JB: It doesn’t seem like this kind of kinship or mutual understanding exists somewhere like Darmstadt.
MP: Right. I mean, I don't know how you feel about it, Julia, but it was probably a surprise to you the first time somebody called you a pop musician. Maybe you didn’t think of yourself that way.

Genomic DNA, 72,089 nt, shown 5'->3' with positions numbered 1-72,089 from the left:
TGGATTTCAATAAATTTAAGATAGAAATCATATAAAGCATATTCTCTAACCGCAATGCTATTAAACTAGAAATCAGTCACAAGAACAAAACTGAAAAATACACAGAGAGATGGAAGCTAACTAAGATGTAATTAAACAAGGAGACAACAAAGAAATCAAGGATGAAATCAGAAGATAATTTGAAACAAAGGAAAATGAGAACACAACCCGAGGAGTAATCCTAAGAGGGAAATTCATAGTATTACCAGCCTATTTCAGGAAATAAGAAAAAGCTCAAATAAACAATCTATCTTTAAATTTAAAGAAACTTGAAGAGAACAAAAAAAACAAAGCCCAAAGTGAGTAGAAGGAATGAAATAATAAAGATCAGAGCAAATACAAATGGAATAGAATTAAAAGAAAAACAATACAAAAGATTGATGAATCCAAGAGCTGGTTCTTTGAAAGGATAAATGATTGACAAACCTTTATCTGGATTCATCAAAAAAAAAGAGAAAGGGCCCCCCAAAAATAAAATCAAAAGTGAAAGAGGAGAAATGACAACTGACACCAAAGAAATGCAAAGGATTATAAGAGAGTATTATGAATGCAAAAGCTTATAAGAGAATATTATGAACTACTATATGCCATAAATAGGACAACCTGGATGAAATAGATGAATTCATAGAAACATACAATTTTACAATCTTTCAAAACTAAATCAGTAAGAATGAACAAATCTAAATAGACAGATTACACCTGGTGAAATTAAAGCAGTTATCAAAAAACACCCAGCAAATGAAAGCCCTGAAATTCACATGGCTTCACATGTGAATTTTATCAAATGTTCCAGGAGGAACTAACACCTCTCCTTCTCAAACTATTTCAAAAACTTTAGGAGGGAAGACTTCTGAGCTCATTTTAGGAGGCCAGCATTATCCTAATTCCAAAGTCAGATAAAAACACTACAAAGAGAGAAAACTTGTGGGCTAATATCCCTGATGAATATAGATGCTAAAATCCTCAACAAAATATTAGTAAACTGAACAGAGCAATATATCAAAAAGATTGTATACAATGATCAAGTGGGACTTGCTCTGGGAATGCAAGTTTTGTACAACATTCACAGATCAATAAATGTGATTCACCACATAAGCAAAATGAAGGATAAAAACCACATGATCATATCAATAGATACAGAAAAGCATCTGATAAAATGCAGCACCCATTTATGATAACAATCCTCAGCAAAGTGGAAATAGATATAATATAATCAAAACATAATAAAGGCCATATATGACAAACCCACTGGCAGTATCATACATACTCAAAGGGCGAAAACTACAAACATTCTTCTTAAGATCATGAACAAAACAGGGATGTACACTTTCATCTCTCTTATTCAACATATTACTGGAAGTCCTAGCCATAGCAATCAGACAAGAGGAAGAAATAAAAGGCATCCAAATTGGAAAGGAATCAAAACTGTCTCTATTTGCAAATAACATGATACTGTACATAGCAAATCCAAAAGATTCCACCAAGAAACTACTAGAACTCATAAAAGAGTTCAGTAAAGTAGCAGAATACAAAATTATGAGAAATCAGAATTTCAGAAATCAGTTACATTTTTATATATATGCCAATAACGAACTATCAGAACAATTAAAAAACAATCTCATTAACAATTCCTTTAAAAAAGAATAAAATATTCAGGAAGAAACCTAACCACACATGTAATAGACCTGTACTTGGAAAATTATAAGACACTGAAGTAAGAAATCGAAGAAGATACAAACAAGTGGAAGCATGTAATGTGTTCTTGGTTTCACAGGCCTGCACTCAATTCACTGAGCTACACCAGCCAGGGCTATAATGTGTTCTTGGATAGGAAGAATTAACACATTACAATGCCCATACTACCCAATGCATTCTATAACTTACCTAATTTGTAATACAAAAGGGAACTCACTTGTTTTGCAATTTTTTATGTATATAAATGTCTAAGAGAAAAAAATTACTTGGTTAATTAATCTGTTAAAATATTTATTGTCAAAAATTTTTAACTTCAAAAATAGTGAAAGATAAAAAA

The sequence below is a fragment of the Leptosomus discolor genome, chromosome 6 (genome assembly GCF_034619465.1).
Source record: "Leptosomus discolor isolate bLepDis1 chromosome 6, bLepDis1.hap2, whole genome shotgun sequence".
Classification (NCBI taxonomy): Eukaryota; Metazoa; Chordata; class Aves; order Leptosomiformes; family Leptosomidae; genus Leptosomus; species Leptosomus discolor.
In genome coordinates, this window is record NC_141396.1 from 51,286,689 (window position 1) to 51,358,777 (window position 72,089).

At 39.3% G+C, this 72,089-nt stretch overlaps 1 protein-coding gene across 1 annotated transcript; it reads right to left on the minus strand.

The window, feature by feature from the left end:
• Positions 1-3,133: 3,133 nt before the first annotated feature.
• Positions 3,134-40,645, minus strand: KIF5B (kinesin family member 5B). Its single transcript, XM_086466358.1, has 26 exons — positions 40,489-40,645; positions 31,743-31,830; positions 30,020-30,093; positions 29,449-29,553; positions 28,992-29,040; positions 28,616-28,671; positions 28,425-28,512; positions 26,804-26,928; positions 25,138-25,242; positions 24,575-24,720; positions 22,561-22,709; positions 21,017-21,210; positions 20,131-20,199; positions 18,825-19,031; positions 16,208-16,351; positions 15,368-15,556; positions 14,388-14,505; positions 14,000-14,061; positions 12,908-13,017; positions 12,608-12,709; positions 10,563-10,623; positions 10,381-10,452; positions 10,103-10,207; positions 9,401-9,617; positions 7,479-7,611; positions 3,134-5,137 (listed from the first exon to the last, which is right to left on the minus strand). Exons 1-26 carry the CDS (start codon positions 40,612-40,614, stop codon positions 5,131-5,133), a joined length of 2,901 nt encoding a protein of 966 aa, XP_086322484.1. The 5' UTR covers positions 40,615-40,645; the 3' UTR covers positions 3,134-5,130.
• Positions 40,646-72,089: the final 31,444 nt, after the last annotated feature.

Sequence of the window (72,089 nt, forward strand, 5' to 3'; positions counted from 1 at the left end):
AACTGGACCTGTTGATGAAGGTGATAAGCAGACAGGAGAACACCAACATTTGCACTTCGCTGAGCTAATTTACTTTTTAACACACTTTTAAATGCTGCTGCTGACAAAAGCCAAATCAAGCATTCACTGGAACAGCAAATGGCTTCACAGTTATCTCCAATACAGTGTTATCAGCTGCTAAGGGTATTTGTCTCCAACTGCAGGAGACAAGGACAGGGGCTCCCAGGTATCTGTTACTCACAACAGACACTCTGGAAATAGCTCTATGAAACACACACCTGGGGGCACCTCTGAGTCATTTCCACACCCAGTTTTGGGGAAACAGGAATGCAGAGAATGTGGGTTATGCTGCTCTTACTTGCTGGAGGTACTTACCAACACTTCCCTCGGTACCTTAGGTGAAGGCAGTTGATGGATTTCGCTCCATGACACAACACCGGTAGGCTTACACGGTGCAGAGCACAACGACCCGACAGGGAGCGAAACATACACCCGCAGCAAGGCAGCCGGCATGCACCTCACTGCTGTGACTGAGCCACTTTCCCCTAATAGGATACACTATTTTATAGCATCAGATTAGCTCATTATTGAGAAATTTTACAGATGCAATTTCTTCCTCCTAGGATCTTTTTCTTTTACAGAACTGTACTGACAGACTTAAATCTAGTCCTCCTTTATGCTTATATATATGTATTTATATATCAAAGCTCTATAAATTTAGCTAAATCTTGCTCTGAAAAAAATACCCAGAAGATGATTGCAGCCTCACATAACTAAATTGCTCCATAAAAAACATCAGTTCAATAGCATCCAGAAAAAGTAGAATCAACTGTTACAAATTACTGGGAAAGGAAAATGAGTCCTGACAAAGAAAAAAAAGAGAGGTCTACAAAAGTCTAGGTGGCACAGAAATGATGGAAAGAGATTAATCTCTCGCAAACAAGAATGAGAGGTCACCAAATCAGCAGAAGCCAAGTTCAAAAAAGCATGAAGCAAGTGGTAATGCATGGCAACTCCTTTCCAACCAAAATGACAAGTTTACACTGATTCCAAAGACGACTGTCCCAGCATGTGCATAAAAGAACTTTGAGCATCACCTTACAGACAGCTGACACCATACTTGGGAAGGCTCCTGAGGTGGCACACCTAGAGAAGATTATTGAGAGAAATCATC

JH: The point at which I started recording when I was in college, it started from nothing but started gradually—I’m thinking of a hairpin crescendo right now—it was very gradual. It wasn’t like suddenly one day I was like “I don’t want to be a composer any more. I want to be a famous pop star. I want to write tracks like this instead because I’ll make more money.” Obviously, it wasn’t like that, but it wasn’t this really obvious choice. It was just that one day I was working on a piece and it was Easter Sunday and I really just wanted to work on something else and I decided to try Audacity, which is this audio editing software that you can download for free. So I downloaded it and started to play some harmonies on my keyboard. I had some friends at the time who were recording a lot and I was curious about recording. I did stuff like messing with the voice; I really enjoyed the voice and I never worked with singing, except I sang in an early music ensemble for a little bit. So, I never really took my voice very seriously, but I really was curious about that without actually any references I can think of except for my friends at the time. My friend who goes by Martes Martes was recording stuff. I was very inspired by him and my friend Sean who goes by Jib Kidder. These people were people I was around at Michigan and they were recording music. I wouldn’t even say it was pop music, though; Jeffrey was also a composer who was moving away from the kind of stuff they were making us do at Michigan or at least indirectly making us. He was moving into territory that was something you could describe as simply beautiful, and that was something the teachers didn’t take so seriously. I started experimenting with recording and somehow that led to the voice and my use of the voice, and wherever the voice led me, whether it was a melodic melody or some weird sonic soundscape with speaking and creating an atmosphere, it was just about where the voice really led me.